There might be people involved that you relate with or that you know are effected by the unfolding events.
You could gripe and complain.
You could create and spread countless memes stating your case.
You can create storms on peoples’ links on Facebook.
But ask yourself, what lasting effect would that have?
The best solution is to take real action.
Take on the cause of your heart.
Advocate, write a letter to your government representatives.
You could take action by volunteering, organizing a way to collect needed funds or goods.
You could join an existing community group that is currently working on the cause close to your heart.
If there is no group, establish one, enlisting friends, family, co-workers to work together on a shared concern.
If for some reason you cannot do it yourself, support organizations that can do so on your behalf.
Research the truth of the issue and then find ways to get involved.
Be careful not to jump to solutions; often the problems of our society are complex and require a well-crafted response.
Be willing to get to the root of the problem and not only offer a quick fix.
Do your research and support only those organizations going for a long-term solution.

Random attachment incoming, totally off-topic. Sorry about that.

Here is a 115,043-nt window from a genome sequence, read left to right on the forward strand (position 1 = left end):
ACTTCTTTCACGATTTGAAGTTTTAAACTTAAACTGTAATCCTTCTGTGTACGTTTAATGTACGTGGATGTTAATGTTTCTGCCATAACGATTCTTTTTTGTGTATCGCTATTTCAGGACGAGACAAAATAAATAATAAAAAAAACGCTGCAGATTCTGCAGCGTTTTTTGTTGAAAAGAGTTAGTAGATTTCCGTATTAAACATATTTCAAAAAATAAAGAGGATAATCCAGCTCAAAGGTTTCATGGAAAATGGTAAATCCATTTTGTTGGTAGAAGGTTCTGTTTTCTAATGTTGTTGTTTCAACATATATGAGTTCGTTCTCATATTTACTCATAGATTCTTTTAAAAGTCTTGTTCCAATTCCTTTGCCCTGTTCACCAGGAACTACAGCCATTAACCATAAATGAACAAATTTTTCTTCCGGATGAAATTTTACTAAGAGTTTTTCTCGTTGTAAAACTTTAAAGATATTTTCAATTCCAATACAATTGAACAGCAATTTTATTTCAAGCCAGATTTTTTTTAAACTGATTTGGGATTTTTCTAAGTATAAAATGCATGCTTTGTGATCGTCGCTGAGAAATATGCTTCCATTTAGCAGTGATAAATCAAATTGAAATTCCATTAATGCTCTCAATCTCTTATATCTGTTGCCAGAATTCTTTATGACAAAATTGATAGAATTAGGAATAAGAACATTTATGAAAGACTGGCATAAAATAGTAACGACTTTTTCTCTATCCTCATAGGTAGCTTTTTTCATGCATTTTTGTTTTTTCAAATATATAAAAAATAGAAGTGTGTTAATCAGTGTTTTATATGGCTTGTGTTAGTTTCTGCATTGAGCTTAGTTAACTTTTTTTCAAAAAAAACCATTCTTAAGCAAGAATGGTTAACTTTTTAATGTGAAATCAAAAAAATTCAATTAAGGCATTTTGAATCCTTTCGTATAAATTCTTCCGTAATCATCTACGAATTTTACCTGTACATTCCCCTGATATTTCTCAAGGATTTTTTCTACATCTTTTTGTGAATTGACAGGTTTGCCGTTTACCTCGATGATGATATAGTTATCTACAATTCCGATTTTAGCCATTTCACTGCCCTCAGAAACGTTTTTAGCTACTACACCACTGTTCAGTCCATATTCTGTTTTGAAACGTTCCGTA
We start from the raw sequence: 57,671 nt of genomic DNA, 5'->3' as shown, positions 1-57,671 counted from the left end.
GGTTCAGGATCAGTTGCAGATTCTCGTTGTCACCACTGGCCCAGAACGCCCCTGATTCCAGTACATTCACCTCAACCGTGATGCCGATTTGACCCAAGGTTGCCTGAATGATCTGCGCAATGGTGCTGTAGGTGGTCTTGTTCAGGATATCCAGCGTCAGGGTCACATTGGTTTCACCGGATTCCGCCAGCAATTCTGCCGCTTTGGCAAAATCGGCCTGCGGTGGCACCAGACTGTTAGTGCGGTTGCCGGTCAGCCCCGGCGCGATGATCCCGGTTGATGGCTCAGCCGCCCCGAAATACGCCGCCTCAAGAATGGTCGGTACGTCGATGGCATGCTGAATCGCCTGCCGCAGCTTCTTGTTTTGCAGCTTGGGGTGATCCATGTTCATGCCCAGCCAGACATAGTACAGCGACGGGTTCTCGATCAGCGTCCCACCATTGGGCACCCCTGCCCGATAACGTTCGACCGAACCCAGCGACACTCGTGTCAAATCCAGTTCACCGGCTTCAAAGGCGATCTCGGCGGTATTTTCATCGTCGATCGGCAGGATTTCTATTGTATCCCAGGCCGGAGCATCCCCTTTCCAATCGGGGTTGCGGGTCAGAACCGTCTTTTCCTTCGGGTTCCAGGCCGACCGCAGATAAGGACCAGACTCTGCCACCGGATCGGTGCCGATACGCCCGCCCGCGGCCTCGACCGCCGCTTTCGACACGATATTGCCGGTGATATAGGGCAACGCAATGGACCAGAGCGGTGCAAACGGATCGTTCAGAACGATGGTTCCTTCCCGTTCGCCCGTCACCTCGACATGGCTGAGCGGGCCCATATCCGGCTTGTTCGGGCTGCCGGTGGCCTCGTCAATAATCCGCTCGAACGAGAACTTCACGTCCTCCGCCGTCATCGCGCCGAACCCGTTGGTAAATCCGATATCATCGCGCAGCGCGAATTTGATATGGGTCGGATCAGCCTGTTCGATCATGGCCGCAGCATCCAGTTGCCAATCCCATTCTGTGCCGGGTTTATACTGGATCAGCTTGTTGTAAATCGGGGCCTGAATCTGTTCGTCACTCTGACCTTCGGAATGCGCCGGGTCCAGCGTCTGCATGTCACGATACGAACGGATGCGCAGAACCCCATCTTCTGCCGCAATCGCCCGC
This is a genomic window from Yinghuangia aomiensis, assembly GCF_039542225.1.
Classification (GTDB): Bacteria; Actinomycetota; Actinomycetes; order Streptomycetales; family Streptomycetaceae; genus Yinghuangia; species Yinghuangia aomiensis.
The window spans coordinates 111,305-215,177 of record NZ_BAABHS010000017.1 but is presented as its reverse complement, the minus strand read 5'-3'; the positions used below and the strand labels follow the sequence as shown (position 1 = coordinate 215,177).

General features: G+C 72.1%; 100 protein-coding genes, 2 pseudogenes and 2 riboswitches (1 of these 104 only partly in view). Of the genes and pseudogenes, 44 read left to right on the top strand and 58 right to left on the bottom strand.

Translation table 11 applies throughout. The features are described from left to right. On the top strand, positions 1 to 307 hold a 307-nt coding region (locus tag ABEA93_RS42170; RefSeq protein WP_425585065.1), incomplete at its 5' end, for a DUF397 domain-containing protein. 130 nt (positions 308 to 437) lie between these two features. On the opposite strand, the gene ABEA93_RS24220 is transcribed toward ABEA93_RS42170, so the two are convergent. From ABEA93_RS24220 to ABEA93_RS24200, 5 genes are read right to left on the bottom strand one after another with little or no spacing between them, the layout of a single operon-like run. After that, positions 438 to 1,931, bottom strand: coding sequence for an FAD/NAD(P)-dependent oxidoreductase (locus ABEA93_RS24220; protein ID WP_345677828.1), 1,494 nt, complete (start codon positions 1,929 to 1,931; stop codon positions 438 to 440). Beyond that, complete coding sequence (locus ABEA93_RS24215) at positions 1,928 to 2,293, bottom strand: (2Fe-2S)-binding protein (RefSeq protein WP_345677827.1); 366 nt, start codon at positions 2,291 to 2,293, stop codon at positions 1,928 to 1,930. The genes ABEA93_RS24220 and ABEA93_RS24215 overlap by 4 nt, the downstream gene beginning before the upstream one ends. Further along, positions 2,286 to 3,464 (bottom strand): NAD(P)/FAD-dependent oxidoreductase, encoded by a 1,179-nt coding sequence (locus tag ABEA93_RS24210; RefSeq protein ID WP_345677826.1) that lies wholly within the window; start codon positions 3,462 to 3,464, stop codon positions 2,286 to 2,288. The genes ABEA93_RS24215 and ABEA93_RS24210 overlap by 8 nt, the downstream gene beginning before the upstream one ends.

Make sure that your actions match your ideas and values.
Be careful not to be someone who drives an SUV to a green earth protest of the local oil refinery or be the sort of person who defends prolife by killing people.
Being involved in addressing these issues means you are invested, not just talking about it.
Send money, put in time, and share your talent.
There is no point expending emotional energy on an issue that you are not willing to invest blood, sweat and tears in!
Defuse the anger with purpose!
Step Three: Relax.
Once you have done your part, there is no reason to argue and work to make everyone else agree with you.
If you have done what it was in your power to do, you have done well.
You can smile as everyone else rants and raves and loses their minds.
Your body cannot bear the constant stress of high emotion and anger.
You have to find peace.
If someone puts up a meme that you agree with, feel free to share a link to whatever organization that you have chosen to support.
Relax and remember throughout the process to breathe.
Oxygen is your friend.
Sit in a quiet room and simply allow yourself to think.
Try to remember what news story made you angry in the past.
Unless it was something that was a particular injustice like the planes running into the towers, most likely you won’t remember.
Even if you remember, the emotion of that news story is long gone, Realize that six months from now the story you are angry about right now, won’t be remembered either.
Relax and surround yourself with positive people and enjoy their company.
Sit in the company of friends and regain energy and enjoy life.
Our lives are too short to fume and fret.
Focus on the things that you are joyful about, on the people that you love and the potential for good that is within you.
Don’t be left with a stack of foam bricks! Use your bricks to build a bridge and get over it.
You can control your anger, or it can control you.
The choice is yours!